By Bernard Hickey
Group-think can be a dangerous thing for any organisation.
Just ask the shareholders and workers at Volkswagen, who have watched aghast over the last fortnight as the company’s share price collapsed 30% and the company’s reputation was shredded by its use of secret software to trick US regulators about nitrous oxide emissions from its small diesel cars.
There were plenty of people willing to accept or deny responsibility for the scandal, but the fact is that Volkswagen’s governance structure fostered and protected an insular culture that meant many people thought it was alright to mislead authorities in order to achieve its singular goal of becoming the world’s largest car-maker.
The scary thing is that the culture worked, in the short term at least. Last year Volkswagen overtook Toyota, in part because it started to sell its apparently very efficient small diesel cars in growing numbers in the key United States market. The unbridled ambition of Ferdinand Piech, the grandson of Ferdinand Porsche, to be the global number one overwhelmed a weak governance structure that was dominated by family members of management, local Government politicians and unionists. Volkswagen’s board also included Piech’s fourth wife, a former kindergarten teacher.
Critics have pointed to Volkswagen’s insularity, the dominance of engineers in its management and a lack of robust and independent directors on its board for its tunnel vision towards the actions that resulted in corporate disaster.
Governance matters, which is why it’s worth challenging the Reserve Bank’s interest rate setting structure to see whether it suffers a similar tendency towards insularity and group-think.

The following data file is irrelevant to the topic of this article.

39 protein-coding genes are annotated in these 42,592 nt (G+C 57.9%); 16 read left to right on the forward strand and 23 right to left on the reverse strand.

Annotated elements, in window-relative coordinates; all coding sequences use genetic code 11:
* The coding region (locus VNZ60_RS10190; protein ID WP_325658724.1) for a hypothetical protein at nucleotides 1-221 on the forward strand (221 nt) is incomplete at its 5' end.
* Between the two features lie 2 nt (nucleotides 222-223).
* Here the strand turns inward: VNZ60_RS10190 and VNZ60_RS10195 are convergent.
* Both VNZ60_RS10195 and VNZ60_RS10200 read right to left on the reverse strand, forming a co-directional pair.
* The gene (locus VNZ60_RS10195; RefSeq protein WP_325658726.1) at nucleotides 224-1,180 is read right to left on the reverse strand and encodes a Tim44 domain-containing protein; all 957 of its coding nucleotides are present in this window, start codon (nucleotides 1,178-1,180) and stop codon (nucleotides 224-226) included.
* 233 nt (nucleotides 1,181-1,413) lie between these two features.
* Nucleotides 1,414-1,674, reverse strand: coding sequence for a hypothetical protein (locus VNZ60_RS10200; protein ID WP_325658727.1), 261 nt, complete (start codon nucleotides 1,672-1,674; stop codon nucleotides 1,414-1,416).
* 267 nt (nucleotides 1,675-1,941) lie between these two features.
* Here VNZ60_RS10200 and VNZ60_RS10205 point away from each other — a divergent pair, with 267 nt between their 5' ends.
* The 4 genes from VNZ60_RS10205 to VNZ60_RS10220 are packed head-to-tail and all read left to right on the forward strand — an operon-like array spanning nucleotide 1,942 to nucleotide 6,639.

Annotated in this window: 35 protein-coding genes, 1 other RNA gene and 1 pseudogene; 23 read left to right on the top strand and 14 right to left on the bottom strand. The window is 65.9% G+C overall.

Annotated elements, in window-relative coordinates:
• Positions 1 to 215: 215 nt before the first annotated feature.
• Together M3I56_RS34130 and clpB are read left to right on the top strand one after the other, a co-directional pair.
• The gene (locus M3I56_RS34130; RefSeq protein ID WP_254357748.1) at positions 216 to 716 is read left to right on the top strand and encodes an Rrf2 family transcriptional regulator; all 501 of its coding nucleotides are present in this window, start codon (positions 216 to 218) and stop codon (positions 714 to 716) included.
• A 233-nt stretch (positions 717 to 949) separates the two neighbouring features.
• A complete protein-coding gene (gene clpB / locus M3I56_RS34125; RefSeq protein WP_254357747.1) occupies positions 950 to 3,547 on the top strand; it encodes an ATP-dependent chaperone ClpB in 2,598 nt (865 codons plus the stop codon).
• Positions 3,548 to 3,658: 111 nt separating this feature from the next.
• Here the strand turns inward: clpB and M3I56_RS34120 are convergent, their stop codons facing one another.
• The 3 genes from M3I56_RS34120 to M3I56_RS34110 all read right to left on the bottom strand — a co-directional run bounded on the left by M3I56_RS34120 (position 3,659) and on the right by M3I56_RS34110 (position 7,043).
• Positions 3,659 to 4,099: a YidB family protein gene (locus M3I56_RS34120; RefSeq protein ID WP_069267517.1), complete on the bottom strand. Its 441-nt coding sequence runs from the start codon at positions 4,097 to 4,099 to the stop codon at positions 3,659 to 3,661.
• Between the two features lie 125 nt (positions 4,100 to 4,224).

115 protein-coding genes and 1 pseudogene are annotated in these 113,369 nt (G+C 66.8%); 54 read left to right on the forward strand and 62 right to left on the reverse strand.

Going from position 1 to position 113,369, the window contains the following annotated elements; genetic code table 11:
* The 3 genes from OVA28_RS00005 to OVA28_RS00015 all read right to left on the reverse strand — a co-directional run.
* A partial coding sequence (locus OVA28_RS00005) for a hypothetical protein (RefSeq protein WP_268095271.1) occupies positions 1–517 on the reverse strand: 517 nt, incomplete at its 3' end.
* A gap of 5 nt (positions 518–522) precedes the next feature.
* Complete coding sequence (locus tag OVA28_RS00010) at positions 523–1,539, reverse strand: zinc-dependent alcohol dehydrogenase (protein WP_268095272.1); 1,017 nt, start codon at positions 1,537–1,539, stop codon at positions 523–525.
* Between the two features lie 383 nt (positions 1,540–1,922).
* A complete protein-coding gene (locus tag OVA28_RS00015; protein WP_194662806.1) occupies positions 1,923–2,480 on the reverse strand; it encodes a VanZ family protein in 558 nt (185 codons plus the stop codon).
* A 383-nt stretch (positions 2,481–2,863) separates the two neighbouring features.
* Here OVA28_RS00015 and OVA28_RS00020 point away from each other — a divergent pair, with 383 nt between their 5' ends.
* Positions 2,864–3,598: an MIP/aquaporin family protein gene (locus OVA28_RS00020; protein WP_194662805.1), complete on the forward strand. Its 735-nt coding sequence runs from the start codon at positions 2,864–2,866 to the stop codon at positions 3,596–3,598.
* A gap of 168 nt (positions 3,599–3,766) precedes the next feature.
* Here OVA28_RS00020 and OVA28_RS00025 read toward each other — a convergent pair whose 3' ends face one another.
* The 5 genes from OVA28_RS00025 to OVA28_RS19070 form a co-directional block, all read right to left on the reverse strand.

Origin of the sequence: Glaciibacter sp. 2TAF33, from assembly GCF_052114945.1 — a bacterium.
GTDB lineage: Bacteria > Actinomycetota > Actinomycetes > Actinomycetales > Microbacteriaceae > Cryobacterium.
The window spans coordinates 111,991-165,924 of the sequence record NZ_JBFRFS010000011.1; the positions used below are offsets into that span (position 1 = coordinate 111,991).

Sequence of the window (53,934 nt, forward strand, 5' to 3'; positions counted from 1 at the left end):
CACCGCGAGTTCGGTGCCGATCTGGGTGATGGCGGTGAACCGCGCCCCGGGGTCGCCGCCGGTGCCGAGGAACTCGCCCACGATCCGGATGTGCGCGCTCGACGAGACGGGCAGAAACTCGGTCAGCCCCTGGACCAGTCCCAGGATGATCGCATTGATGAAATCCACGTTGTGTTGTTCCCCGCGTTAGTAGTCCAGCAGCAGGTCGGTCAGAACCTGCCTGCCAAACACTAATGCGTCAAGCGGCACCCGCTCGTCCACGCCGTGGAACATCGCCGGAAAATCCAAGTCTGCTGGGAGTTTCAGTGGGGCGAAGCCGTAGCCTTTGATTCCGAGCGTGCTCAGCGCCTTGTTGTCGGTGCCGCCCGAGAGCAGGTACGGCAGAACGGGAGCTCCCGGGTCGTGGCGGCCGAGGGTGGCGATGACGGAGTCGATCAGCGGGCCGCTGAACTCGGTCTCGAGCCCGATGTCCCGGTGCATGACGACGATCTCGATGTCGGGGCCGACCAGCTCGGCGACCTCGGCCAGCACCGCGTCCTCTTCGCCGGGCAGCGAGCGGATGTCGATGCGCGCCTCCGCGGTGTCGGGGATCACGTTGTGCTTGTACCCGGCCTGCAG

Governor Graeme Wheeler is the designated sole monetary policy decision maker under the Reserve Bank Act. He is accountable to the Reserve Bank board and, ultimately, to Finance Minister Bill English, who has the power not to reappoint him for another five year term from 2017.
His performance, and that of the bank, is facing growing criticism over his decision to put up the Official Cash Rate by 100 basis points between March and July last year. Wheeler has had to unwind almost all of the hikes after the inflation forecast by the bank repeatedly failed to materialise. Headline annual inflation was just 0.4% in the June quarter and the Reserve Bank’s own measure of core inflation has been below the 2% midpoint of its 1-3% target range for almost six years, including more than two years at or under 1.5%.
Unemployment is now rising and some expect it to rise towards 7%, yet the Reserve Bank still believes the ‘neutral rate’ for the Official Cash Rate is over 4% and that the current settings are ‘stimulatory’. This year’s unwinding of rate hikes is the bank’s second round of having to unwind premature rate hikes. It also had to do it in 2011 after two hikes in 2010.
Questions are being asked about whether the bank’s forecasting models and decision making processes are good enough to take into account the structural changes in global inflation that many believe have happened over the last decade. Although he has refused to admit making a mistake last year, Wheeler addressed the criticism with a detailed description of how decisions are made after the September Monetary Policy Statement.